Natural gas futures fell in New York for the first time in four days after U.S. stockpiles rose more than forecast.
Gas dropped 2.2% as the Energy Information Administration said inventories expanded by 91 billion cubic feet in the week ended June 14 to 2.438 trillion cubic feet. Analyst estimates compiled by Bloomberg showed an expected gain of 89 billion. Supply increases have exceeded the five-year average for three consecutive weeks as mild weather reduced demand from power plants.
“We are certainly getting outsized injections at this point and that is a function of a lack of demand,” said Stephen Schork, president of Schork Group Inc., a consulting group in Villanova, Pennsylvania. “As we go into the hottest part of the summer, people in New York, Chicago and Boston are finally going to turn on their air conditioners next week. You are going to see injections over the next two months start to pull back.”
Natural gas for July delivery fell 8.6 cents to settle $3.877 per million British thermal units on the New York Mercantile Exchange. Trading was 2.8% below the 100-day average at 2:40 p.m. Gas is up 16% this year.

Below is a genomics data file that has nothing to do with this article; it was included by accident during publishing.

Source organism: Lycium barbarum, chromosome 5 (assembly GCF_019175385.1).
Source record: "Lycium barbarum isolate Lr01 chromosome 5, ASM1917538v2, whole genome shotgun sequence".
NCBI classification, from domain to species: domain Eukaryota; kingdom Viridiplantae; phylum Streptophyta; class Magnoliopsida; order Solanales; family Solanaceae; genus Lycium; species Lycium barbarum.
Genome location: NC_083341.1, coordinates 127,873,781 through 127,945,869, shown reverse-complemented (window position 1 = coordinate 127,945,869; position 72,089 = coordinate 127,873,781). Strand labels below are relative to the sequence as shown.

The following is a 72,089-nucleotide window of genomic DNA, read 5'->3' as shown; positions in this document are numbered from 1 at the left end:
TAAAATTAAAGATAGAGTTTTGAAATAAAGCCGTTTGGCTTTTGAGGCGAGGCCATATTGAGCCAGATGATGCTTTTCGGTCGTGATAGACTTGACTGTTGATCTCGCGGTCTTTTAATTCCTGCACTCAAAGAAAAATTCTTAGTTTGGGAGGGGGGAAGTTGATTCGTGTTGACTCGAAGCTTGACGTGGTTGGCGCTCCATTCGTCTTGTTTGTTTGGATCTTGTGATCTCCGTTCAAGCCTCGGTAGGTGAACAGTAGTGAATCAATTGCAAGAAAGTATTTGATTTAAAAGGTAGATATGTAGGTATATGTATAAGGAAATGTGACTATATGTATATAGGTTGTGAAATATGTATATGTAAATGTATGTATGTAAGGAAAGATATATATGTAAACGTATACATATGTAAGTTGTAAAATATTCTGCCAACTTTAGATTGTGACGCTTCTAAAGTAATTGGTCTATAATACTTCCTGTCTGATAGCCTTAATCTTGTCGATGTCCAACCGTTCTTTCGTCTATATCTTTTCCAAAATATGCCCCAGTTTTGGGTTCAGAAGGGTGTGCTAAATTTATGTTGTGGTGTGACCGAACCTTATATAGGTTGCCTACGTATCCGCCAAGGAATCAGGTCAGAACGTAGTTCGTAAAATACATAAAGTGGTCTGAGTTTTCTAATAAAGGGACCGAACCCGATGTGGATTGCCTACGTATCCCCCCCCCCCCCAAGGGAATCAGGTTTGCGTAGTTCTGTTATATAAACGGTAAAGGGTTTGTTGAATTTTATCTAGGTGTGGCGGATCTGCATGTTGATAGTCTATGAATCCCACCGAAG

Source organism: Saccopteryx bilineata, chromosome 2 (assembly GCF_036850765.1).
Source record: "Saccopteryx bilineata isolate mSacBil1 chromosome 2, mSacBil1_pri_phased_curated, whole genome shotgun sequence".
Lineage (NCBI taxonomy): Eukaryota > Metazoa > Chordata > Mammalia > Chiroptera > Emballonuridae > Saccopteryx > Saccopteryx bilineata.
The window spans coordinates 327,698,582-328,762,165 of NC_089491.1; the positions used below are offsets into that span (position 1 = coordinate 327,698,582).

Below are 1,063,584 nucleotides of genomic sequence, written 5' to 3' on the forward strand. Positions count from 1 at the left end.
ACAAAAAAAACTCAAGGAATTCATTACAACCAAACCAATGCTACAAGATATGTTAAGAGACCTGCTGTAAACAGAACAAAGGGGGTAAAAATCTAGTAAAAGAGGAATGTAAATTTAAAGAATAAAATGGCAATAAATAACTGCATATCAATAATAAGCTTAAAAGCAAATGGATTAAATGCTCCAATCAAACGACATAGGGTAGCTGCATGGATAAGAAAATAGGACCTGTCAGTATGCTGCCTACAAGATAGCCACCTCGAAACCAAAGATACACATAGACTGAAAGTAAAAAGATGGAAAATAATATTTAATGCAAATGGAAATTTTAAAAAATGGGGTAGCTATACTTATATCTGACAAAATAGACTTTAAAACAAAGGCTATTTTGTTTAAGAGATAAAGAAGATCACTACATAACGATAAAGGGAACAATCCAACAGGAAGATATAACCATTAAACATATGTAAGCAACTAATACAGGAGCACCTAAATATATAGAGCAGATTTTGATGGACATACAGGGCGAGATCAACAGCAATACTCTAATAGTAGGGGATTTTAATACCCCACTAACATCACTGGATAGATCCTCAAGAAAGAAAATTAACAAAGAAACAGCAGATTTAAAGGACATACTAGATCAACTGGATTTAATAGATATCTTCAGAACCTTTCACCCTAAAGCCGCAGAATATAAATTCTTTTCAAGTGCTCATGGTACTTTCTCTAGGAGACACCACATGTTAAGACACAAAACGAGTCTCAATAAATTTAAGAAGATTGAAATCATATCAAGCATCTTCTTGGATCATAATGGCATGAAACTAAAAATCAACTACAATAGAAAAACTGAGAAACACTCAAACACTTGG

The discount of July to October futures widened 0.6 cent from yesterday to 3.1 cents.
July $3.85 puts were the most active options in electronic trading. They were 1.2 cents higher at 2.6 cents per million Btu on volume of 1,391 at 3:08 p.m. Puts accounted for 55% of trading volume. Implied volatility for at-the-money options expiring in August was 28.74% at 3 p.m., compared with 29.59% yesterday.
The stockpile increase was bigger than the five-year average gain for the week of 80 billion cubic feet, department data show. A deficit to the five-year average narrowed to 1.9% from 2.4% the previous week. Supplies were 18.7% below year-earlier inventories, down from 20% in last week’s report.
“We are now seeing that build in cooling demand, and that will likely curb the industry’s restocking ability,” said Teri Viswanath, director of commodities strategy at BNP Paribas SA in New York.
Gas futures had rebounded since dropping to a three-month low last week on the outlook for hotter weather that would boost demand for the power-plant fuel to run air conditioners.
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